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By Kevin Carr | September 23, 2002

The film begins with Jerico, the leader of a home-grown militia group called the Sons of the Minutemen, holed up in a shack as the place is stormed by the ATF. Waiting in the wings are Renshaw and Chaney, two police officers. Renshaw gets impatient when he hears in the distance the ATF getting wiped out by the fanatical Jerico.
After a tedious 20 minute shoot-out, Renshaw manages to collar Jerico and put him in jail. As Jerico awaits trail for a series of Oklahoma City-style bombings, we head home with Renshaw to his miserable home life. Waiting for him is his wife, who is wallowing in a depression about a baby they recently aborted.
The Sons of the Minutemen take a hit out on Renshaw and his family, which causes him to run home and try to flee with his wife. However, she refuses to go and ends up killing herself with a gun Renshaw had taken from Jerico. This prompts Renshaw to exact the ultimate revenge on Jerico.
The story tries to juxtapose Renshaw and Jerico as two mortal enemies that have nothing to lose and eventually collide. However, Renshaw’s anger finds Jerico rather than is a result of anything Jerico has done to him. Indeed, Renshaw doesn’t appear to care about his ATF team that is slaughtered at Jerico’s hands. Rather, he somehow blames Jerico for the mess in his life and with his wife. This sets Jerico up as merely a strawman that Renshaw goes after, instead of being a formidable opponent – and in the end leaves no redemption for any character.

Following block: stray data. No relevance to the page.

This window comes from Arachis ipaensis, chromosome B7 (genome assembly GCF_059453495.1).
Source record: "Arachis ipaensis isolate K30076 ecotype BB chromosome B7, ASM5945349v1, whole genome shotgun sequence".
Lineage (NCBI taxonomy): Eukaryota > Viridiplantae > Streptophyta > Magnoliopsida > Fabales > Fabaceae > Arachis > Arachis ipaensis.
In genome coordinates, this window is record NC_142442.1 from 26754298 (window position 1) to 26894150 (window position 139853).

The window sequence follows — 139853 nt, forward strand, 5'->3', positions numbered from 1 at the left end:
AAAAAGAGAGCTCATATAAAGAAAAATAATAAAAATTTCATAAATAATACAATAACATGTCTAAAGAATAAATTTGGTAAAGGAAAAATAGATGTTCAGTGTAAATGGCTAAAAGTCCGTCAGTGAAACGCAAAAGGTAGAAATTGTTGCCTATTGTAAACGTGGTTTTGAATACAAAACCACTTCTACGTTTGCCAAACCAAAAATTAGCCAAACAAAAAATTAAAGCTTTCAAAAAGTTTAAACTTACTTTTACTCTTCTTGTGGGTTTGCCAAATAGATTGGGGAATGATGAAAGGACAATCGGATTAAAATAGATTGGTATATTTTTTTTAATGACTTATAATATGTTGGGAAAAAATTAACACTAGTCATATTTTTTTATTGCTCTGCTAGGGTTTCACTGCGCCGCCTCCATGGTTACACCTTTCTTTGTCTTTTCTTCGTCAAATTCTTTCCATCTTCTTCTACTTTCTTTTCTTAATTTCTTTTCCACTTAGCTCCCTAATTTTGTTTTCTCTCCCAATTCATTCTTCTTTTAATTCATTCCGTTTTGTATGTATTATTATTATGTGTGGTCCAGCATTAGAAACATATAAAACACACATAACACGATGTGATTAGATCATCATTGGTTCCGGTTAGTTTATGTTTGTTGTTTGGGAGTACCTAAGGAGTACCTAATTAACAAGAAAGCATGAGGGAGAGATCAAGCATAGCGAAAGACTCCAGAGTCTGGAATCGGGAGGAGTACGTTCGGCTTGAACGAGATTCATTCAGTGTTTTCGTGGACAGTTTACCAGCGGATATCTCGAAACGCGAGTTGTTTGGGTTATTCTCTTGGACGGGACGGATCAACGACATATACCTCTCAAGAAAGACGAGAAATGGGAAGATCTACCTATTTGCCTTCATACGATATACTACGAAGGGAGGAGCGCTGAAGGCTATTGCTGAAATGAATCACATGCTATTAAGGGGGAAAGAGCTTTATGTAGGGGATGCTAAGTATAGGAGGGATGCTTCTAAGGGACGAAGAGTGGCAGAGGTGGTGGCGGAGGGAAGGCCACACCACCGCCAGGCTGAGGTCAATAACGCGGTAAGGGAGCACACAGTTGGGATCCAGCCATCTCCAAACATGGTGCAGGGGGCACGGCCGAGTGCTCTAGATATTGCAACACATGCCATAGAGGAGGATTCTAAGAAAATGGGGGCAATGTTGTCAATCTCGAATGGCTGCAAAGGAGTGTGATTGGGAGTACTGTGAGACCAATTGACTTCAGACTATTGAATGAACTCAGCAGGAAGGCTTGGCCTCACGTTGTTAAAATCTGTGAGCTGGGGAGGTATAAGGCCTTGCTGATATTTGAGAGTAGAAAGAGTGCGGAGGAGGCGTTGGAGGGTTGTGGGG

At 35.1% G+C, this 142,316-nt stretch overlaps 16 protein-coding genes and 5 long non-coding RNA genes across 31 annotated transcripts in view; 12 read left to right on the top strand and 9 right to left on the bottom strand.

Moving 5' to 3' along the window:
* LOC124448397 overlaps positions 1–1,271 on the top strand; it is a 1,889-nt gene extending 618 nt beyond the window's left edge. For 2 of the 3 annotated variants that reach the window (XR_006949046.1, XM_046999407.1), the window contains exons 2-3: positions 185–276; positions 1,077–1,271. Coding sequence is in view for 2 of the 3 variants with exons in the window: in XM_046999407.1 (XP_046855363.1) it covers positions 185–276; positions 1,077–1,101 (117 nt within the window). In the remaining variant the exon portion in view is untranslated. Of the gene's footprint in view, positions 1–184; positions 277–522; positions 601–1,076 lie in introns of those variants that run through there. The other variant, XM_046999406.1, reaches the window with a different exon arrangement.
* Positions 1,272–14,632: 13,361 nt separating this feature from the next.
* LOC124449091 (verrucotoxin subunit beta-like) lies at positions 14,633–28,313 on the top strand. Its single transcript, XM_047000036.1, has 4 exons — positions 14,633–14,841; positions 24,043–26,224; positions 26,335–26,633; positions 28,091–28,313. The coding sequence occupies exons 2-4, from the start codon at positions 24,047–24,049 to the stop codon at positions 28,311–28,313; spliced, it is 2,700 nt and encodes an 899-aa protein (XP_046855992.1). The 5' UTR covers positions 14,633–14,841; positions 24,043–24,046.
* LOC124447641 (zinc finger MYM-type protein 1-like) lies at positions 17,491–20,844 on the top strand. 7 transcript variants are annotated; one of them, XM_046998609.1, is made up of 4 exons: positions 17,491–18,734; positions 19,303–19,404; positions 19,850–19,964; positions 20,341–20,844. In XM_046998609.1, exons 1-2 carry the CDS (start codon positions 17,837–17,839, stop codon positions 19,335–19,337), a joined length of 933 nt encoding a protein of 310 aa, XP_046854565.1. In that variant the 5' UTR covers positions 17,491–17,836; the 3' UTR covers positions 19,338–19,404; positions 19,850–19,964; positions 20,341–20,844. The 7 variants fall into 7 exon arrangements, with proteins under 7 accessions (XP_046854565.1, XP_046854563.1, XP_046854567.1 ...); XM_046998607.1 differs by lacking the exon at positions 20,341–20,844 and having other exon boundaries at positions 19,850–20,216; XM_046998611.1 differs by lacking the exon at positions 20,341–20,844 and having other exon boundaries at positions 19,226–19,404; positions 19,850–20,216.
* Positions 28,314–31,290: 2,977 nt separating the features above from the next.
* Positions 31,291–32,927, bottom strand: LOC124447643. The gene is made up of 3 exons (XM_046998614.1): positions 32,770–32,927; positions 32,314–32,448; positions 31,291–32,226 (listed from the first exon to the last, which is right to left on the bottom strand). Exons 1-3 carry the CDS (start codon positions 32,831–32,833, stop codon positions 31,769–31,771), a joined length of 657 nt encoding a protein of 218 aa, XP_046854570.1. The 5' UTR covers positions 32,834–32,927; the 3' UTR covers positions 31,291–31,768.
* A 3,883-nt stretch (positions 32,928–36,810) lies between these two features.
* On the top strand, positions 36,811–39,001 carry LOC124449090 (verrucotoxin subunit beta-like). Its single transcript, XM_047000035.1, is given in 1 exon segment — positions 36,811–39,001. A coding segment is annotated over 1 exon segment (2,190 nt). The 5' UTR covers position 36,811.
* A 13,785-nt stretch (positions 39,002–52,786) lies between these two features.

Shot on video, Lewis chose to present the movie in black and white. This is a choice that I’ve seen directors make, which is strange in the realm of video. Usually, black and white films are shot for money-saving reasons (see such famous examples as “Clerks” and “Pi”) or creepy aesthetic (see “Psycho” or “Ed Wood”), but shooting on video in black and white doesn’t make much sense. A horror movie, yes. But a run-and-gun action movie, no.
Other painful video “gives,” such as extreme blow-out and choppy slow motion, pull the movie down.
Director Mark Lewis loves the gunplay…a little too much. In movies, the audience can be very forgiving when the hero and bad guys fire more rounds than their guns should hold. We all remember the scene in “Raiders of the Lost Ark” when Indiana Jones kills about two dozen Nazis and Tibetan thugs with a six-shooter. And we’ve all seen the John Woo shoot-em-ups in which nobody ever reloads. In “Jerico Dies,” this is taken to a ludicrous level. In one scene, Jerico unloads a 9 mm pistol at least five times without putting in a new magazine. There are so many magical bullets in this film that the Warren Commission should investigate the production.
The best part of “Jerico Dies” is the tag line: “Guns. Violence. Foul Language. Bring the Kids.” Unfortunately, the rest of the feature doesn’t hold the same punch.

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